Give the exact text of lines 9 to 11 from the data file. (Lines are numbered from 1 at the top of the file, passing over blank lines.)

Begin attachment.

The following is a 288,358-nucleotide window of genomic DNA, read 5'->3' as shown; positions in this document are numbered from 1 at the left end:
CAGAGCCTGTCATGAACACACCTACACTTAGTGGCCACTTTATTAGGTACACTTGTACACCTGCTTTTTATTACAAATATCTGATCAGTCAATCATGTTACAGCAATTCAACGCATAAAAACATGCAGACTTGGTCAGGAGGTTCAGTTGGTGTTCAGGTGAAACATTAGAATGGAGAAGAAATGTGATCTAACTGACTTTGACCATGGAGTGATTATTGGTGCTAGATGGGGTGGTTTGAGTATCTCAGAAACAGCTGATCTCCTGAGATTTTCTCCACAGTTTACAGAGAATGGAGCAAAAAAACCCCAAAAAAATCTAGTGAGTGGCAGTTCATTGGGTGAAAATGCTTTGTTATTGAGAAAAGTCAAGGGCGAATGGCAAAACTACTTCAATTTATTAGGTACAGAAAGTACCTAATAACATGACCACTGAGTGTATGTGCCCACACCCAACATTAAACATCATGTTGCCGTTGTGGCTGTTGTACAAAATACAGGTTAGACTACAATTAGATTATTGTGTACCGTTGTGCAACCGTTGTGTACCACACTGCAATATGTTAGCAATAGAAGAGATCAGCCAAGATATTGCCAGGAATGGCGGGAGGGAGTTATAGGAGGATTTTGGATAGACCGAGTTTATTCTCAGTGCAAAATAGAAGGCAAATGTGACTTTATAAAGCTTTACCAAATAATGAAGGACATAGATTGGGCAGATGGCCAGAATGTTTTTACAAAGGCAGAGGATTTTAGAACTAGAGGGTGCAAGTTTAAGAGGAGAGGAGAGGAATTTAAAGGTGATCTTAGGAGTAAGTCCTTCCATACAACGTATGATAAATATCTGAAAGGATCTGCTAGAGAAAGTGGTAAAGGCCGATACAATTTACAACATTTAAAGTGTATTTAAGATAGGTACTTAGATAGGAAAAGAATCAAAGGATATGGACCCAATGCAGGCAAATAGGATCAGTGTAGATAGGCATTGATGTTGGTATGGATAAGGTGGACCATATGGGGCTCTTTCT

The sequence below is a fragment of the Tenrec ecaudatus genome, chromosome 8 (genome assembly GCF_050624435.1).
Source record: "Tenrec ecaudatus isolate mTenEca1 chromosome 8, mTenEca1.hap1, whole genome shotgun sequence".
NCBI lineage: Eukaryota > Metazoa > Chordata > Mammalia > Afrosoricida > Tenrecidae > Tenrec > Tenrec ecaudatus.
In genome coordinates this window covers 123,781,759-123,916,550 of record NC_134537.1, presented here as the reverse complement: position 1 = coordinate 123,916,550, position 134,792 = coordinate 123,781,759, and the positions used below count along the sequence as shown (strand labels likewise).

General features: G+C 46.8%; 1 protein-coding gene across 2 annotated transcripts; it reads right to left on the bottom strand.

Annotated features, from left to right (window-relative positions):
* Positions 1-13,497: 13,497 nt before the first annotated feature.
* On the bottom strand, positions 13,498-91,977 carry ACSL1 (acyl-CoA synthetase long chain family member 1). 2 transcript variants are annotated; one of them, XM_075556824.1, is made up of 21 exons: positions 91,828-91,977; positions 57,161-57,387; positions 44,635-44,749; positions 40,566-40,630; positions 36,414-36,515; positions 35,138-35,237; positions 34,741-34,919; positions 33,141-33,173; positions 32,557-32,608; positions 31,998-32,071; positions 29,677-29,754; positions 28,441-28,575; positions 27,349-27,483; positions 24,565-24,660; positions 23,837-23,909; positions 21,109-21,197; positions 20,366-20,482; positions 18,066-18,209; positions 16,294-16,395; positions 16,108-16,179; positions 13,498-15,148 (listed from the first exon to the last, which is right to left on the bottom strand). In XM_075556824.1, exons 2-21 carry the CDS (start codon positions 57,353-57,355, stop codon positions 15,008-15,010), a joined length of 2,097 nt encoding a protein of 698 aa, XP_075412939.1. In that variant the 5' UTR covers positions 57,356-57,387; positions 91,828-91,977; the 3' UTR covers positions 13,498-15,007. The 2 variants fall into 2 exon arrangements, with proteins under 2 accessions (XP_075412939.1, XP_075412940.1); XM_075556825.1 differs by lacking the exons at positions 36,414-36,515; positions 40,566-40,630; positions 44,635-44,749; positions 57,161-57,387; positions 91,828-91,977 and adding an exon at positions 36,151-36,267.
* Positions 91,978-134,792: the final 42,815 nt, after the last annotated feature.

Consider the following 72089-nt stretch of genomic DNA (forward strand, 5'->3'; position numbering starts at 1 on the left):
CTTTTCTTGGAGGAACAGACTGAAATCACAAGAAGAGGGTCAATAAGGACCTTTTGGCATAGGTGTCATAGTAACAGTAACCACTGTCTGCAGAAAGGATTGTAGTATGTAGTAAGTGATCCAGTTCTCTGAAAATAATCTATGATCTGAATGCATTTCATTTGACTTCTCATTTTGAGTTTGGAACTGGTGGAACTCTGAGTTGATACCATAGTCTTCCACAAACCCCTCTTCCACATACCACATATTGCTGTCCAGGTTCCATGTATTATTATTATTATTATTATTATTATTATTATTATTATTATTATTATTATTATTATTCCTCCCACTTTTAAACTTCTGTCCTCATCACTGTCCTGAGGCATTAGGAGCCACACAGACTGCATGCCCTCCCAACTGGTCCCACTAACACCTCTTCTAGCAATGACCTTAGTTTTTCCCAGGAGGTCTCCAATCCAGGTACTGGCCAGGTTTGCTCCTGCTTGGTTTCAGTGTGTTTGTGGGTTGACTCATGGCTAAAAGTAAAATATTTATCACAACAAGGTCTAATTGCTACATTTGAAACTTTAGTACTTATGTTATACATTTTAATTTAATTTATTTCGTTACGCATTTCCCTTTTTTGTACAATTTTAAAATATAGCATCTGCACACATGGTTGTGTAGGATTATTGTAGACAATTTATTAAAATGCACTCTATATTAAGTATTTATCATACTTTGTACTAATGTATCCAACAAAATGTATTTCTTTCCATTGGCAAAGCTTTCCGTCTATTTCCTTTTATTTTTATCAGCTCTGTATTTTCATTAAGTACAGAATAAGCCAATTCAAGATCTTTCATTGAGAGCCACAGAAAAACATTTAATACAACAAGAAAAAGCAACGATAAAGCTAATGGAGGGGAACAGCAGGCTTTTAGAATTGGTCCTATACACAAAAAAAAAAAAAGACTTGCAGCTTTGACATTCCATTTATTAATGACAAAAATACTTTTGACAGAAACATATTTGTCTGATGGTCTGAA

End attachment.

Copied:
* Positions 1-13,497: 13,497 nt before the first annotated feature.
* On the bottom strand, positions 13,498-91,977 carry ACSL1 (acyl-CoA synthetase long chain family member 1). 2 transcript variants are annotated; one of them, XM_075556824.1, is made up of 21 exons: positions 91,828-91,977; positions 57,161-57,387; positions 44,635-44,749; positions 40,566-40,630; positions 36,414-36,515; positions 35,138-35,237; positions 34,741-34,919; positions 33,141-33,173; positions 32,557-32,608; positions 31,998-32,071; positions 29,677-29,754; positions 28,441-28,575; positions 27,349-27,483; positions 24,565-24,660; positions 23,837-23,909; positions 21,109-21,197; positions 20,366-20,482; positions 18,066-18,209; positions 16,294-16,395; positions 16,108-16,179; positions 13,498-15,148 (listed from the first exon to the last, which is right to left on the bottom strand). In XM_075556824.1, exons 2-21 carry the CDS (start codon positions 57,353-57,355, stop codon positions 15,008-15,010), a joined length of 2,097 nt encoding a protein of 698 aa, XP_075412939.1. In that variant the 5' UTR covers positions 57,356-57,387; positions 91,828-91,977; the 3' UTR covers positions 13,498-15,007. The 2 variants fall into 2 exon arrangements, with proteins under 2 accessions (XP_075412939.1, XP_075412940.1); XM_075556825.1 differs by lacking the exons at positions 36,414-36,515; positions 40,566-40,630; positions 44,635-44,749; positions 57,161-57,387; positions 91,828-91,977 and adding an exon at positions 36,151-36,267.
* Positions 91,978-134,792: the final 42,815 nt, after the last annotated feature.